NOW Foundation Says "Love Your Body"

by Elizabeth Toledo, NOW Foundation Vice President Education

Did you know that 80 percent of fourth grade girls are dieting, most in an attempt to reach ridiculous beauty standards set by advertisers, Hollywood and the media?  Today the average model weighs 23 percent less than the average woman in this country; 20 years ago, the differential was only 8 percent. Consider the difference in body type between Marilyn Monroe and Kate Moss, this decade's representation of the waif model.

The NOW Foundation has launched the Love Your Body campaign to deal head-on with images and representations of women that are offensive, disrespectful and unhealthy. On Sept. 25, women around the country are participating in Love Your Body Day actions to demonstrate that it's okay to say no to dieting, smoking, cosmetic surgery and other harmful means of achieving an "ideal" look.

This campaign is part of the NOW Foundation's Women's Health Project that is working to raise awareness on these issues. The project has already produced the "Redefining Liberation" video, which educates people on how commercial marketers have co-opted the feminist message of freedom and power to sell their products.

The relentless number of images creating an unhealthy and unrealistic portrayal of women can ultimately be deadly. Tobacco advertisers have purposefully linked cigarettes with thinness, stress control and liberation ("You've Come A Long Way Baby"), and the result is that more women die from tobacco-related illness than die from alcohol, illicit drugs, car accidents, suicide and homicide combined.  Alcohol advertisers objectify women and use themes of violence ("Hit Me With A Club"). The fashion and make-up industries spend billions each year in an attempt to convince women that everything needs to be fixed, from eyebrows to toenails.

These twisted beauty standards are promoted from babyhood through adulthood. Young girls are given glamorous heroines early on to idolize. Disney's animated female lead characters, such as Pocohantas and the Little Mermaid, are drawn with large breasts, tiny waists, and long slender legs, despite their youthful ages.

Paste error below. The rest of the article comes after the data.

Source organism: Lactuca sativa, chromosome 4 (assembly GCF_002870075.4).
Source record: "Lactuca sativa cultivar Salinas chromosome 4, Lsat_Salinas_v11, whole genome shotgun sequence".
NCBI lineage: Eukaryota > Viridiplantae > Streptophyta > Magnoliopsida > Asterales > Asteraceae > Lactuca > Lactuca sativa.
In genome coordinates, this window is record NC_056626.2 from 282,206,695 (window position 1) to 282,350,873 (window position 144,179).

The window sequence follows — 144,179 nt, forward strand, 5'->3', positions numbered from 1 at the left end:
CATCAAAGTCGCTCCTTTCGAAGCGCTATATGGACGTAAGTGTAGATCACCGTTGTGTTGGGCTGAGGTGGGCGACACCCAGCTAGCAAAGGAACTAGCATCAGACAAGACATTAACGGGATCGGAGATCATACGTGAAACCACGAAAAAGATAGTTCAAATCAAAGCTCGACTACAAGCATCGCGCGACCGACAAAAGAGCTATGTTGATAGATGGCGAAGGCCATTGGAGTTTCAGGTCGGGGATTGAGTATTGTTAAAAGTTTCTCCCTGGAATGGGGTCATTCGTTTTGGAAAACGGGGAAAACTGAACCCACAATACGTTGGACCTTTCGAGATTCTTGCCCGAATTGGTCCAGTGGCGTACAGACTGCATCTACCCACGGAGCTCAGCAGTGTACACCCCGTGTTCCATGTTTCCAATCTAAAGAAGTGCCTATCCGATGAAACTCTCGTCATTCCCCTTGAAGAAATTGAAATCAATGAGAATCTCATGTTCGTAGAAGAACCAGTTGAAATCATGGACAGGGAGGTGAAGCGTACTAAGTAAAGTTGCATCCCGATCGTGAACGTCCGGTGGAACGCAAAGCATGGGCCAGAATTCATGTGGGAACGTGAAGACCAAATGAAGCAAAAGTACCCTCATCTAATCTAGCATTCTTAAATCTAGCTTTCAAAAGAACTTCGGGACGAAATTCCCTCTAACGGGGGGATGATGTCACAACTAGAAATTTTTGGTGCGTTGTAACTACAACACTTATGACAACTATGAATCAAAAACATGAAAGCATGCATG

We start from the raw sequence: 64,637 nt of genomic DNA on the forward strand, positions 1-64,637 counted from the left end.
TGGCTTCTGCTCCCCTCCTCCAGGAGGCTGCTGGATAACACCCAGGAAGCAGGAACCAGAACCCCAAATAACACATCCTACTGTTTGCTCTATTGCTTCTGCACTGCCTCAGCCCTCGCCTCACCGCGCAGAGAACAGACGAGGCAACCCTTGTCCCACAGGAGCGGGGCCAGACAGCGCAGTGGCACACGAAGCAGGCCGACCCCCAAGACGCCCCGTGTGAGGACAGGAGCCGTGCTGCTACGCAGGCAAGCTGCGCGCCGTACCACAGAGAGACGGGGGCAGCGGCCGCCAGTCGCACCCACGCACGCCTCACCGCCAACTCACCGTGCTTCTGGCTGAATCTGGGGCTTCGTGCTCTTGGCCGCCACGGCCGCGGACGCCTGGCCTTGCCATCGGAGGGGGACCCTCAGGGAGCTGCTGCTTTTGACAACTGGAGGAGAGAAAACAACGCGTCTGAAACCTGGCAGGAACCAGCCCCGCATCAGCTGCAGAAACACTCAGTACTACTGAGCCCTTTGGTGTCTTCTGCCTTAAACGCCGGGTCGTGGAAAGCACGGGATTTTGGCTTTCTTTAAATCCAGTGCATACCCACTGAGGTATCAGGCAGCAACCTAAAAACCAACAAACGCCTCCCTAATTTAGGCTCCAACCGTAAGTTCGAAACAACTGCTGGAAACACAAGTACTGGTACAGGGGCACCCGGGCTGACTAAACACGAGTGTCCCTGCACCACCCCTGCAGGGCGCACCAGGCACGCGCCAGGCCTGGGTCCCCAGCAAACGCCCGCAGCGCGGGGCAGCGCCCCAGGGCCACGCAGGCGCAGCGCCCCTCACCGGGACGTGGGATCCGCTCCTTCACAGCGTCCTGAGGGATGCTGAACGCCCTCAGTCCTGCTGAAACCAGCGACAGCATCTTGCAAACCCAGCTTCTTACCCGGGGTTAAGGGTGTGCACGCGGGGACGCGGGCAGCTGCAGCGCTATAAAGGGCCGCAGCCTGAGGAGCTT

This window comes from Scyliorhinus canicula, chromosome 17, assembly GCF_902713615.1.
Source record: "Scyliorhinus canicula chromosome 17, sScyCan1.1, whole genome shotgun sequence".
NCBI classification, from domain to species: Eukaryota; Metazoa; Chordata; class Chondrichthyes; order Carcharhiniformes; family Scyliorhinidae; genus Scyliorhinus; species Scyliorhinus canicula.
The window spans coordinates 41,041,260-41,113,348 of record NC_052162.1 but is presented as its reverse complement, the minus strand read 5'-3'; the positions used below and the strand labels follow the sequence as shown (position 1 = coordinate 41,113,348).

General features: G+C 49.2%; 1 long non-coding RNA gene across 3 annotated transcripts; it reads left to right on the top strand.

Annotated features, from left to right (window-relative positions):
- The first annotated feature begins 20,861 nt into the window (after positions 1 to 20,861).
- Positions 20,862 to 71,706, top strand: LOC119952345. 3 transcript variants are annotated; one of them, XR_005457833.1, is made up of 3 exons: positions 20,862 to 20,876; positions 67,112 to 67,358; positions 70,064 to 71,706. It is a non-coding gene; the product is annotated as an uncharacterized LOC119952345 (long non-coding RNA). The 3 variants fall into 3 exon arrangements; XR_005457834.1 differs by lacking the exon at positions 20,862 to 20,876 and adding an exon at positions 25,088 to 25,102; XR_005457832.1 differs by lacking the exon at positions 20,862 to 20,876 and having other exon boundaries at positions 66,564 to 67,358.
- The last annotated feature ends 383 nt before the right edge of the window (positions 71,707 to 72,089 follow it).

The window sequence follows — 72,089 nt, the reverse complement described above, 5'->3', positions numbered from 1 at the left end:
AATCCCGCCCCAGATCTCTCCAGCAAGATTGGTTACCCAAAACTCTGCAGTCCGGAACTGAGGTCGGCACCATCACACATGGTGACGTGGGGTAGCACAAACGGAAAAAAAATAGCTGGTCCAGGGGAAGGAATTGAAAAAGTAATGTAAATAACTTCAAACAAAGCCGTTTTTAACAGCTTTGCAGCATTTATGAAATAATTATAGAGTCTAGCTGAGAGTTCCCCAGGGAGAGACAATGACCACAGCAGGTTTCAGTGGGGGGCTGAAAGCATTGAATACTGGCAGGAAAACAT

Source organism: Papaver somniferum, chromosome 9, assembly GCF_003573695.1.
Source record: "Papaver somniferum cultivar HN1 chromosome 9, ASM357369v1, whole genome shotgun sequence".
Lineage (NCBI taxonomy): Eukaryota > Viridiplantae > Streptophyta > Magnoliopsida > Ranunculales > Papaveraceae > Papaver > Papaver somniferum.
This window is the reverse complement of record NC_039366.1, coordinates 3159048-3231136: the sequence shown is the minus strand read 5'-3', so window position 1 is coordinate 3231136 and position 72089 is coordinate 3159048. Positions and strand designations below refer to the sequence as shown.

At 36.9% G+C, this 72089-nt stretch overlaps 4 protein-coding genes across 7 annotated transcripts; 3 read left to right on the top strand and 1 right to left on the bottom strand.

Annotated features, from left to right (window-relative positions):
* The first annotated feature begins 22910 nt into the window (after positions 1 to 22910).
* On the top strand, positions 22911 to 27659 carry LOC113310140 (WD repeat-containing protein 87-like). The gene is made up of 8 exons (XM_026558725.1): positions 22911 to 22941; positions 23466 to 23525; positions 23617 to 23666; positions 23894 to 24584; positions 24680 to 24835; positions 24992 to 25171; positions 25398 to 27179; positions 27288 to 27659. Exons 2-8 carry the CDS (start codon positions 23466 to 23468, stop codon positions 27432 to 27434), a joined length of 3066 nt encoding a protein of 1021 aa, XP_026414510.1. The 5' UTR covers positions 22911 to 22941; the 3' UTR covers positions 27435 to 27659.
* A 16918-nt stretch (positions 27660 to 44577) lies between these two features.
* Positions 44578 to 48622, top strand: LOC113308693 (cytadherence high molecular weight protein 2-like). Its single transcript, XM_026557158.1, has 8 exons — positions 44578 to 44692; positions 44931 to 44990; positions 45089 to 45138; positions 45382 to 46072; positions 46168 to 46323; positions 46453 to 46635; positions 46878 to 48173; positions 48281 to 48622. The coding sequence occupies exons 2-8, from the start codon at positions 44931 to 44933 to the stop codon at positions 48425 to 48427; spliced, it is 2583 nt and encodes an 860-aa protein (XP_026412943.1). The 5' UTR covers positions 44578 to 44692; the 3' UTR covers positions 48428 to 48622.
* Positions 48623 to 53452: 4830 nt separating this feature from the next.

Adolescent girls are a growing target for advertisers', television's and movies' harmful messages.  Millions of women and girls have eating disorders, many which begin in adolescence. In addition to promoting an unnatural standard of thinness, the media are finding news ways to shape young women's images. Fetish perfume recently ran an ad campaign with a photo of a teenager and text that read, "apply generously to your neck so he can smell the scent as you shake your head 'no.'"  The company pulled the ad after NOW members and leaders protested the suggestion of sexual harassment and rape. A recent issue of  Teen Magazine featured the diary of a teenager who had a nose job for cosmetic reasons alone.

Television and movie characters are almost all super thin and fall into harmful stereotypes. From the stars of  "Friends" to "Ally McBeal," leading women are rail thin. The hit character Seven of  Nine on "Star Trek:Voyager" chases intruders in spike heels. A thin (and rather manic) Julia Roberts smokes her way through "My Best Friend's Wedding."  Meanwhile, Kate Winslet of "Titanic" was shamed in the press for looking as if she doesn't starve herself.

Discrimination and bias based on physical appearance continue through adulthood. When women don't fit the media's standard of beauty, they often come under attack. Attorney General Janet Reno has been widely criticized for her wardrobe, make-up and overall appearance; can you imagine a feature story about the fashion choices of  Edwin Meese? While these stories are often disregarded as human interest stories, the prejudice behind them can have serious impact.  Size discrimination, for example, can keep qualified employees out of jobs and careers; and race discrimination continues to pervade all areas of our lives. These biases perpetuate stereotypes that people with certain physical features are more qualified for positions of authority and responsibility. And the objectification of women and girls continues to promote violence, harassment and discrimination.

The NOW Foundation's Love Your Body Day campaign is designed to challenge the dangerous practices of the advertising, fashion and media industries. Feminists across the country have committed to raising their voices on this subject-planned activities include pickets, house parties, online chats, classroom discussions and speak-outs.

We hope that you will join us or consider planning your own action. Call the NOW Foundation offices at 202-628-8669 to order a Love Your Body Day organizing kit and/or a Redefining Liberation video. Connect to for materials and more information and fill out the online Body Image Survey.

Return to Fall 1998 newspaper / Return to NOW Home Page / Search NOW site / Catalog / Send mail to NOW / Join NOW